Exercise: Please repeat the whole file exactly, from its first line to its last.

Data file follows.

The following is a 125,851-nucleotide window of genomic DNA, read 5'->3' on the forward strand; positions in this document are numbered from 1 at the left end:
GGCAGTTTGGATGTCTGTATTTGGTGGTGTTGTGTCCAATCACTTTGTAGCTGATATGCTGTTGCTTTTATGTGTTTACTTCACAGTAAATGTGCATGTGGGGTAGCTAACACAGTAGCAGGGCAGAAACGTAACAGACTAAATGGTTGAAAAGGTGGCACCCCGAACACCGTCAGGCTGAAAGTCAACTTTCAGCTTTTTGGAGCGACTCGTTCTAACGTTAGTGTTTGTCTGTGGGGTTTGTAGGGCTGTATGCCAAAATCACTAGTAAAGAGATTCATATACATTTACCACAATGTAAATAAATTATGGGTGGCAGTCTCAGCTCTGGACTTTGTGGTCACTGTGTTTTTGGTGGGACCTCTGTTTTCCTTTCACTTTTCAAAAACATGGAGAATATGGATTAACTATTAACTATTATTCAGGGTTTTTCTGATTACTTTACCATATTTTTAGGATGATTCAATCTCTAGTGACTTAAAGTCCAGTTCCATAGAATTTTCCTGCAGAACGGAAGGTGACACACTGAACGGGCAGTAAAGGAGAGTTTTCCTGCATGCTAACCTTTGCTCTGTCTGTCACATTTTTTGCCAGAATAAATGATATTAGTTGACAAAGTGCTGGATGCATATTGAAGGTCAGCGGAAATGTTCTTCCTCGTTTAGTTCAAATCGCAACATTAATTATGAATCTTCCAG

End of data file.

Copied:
The following is a 125,851-nucleotide window of genomic DNA, read 5'->3' on the forward strand; positions in this document are numbered from 1 at the left end:
GGCAGTTTGGATGTCTGTATTTGGTGGTGTTGTGTCCAATCACTTTGTAGCTGATATGCTGTTGCTTTTATGTGTTTACTTCACAGTAAATGTGCATGTGGGGTAGCTAACACAGTAGCAGGGCAGAAACGTAACAGACTAAATGGTTGAAAAGGTGGCACCCCGAACACCGTCAGGCTGAAAGTCAACTTTCAGCTTTTTGGAGCGACTCGTTCTAACGTTAGTGTTTGTCTGTGGGGTTTGTAGGGCTGTATGCCAAAATCACTAGTAAAGAGATTCATATACATTTACCACAATGTAAATAAATTATGGGTGGCAGTCTCAGCTCTGGACTTTGTGGTCACTGTGTTTTTGGTGGGACCTCTGTTTTCCTTTCACTTTTCAAAAACATGGAGAATATGGATTAACTATTAACTATTATTCAGGGTTTTTCTGATTACTTTACCATATTTTTAGGATGATTCAATCTCTAGTGACTTAAAGTCCAGTTCCATAGAATTTTCCTGCAGAACGGAAGGTGACACACTGAACGGGCAGTAAAGGAGAGTTTTCCTGCATGCTAACCTTTGCTCTGTCTGTCACATTTTTTGCCAGAATAAATGATATTAGTTGACAAAGTGCTGGATGCATATTGAAGGTCAGCGGAAATGTTCTTCCTCGTTTAGTTCAAATCGCAACATTAATTATGAATCTTCCAG